Joe Alwyn, the lead actor in Ang Lee's latest film, said Thursday it was both exciting and overwhelming for him to work on "Billy Lynn's Long Halftime Walk," which was said to have pushed cinematic boundaries with its cutting-edge technology.
At a press conference in Taipei, the 25-year-old British actor said Lee was someone who was always trying new things and "always pushing boundaries."
Starring in Lee's latest film was "on the one hand amazing and I felt very safe in it...but at the same time, because it was such new territory for me -- I've never been in front of the camera and I've never been on a film set before -- it was definitely overwhelming and scary, especially in the first few weeks," the first-time actor said.
Alwyn played the titular character Billy Lynn, a 19-year-old American soldier who was among those brought home for a victory tour and celebrated at the halftime show of a football game because of their exploits during Iraq war.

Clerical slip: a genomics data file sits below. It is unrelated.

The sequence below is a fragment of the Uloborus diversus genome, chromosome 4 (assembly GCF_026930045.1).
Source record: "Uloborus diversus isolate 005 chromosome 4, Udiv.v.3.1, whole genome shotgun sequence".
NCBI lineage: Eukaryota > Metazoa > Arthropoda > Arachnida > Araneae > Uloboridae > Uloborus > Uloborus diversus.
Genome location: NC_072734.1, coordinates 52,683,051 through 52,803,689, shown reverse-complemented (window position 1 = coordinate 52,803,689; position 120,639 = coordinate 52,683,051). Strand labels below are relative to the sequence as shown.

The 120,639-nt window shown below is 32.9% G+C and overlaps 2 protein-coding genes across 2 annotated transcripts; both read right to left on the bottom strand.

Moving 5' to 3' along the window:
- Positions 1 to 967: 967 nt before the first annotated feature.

"Billy Lynn's Long Halftime Walk" was shot in 3-D with 4K resolution at 120 frames per second -- the highest frame rate for any movie in history and five times the normal rate of 24 frames per second.
The ultra-high frame rate is said to have produced crystal-clear images that would give audiences an experience similar to looking through a window.
At Thursday's press conference, Lee said he was still searching for the best way to maneuver the technology, and had been preparing mentally over the past year for bad reviews of his latest movie.
"I don't know what the audience response will be," he said.
Despite the groundbreaking technology, Lee said, "in the end, the most important thing is still the story and the performances, and whether they can stir peoples' hearts."
It is very "dramatic, meaningful and anatomical" to examine life from a soldier's perspective, he said.
"We all think that soldiers are brave," Lee said. "In fact, soldiers are very vulnerable."
He said that in some ways, soldiers can arm themselves during battle and can use their faith and great love for their comrades to seal everything off and concentrate on the task at hand.
"But when they are no longer fighting, their senses remain so alert that when you insert that into normal life, it actually becomes quite crazy and irrational."
Mason Lee, Lee's son who is also among the cast members, said the American troops appearing in his father's movie are more racially diverse and therefore more authentic than in some American war films that portray only Caucasian soldiers.
The film will be released in Taiwan cinemas Nov. 11.
Source: Focus Taiwan News Channel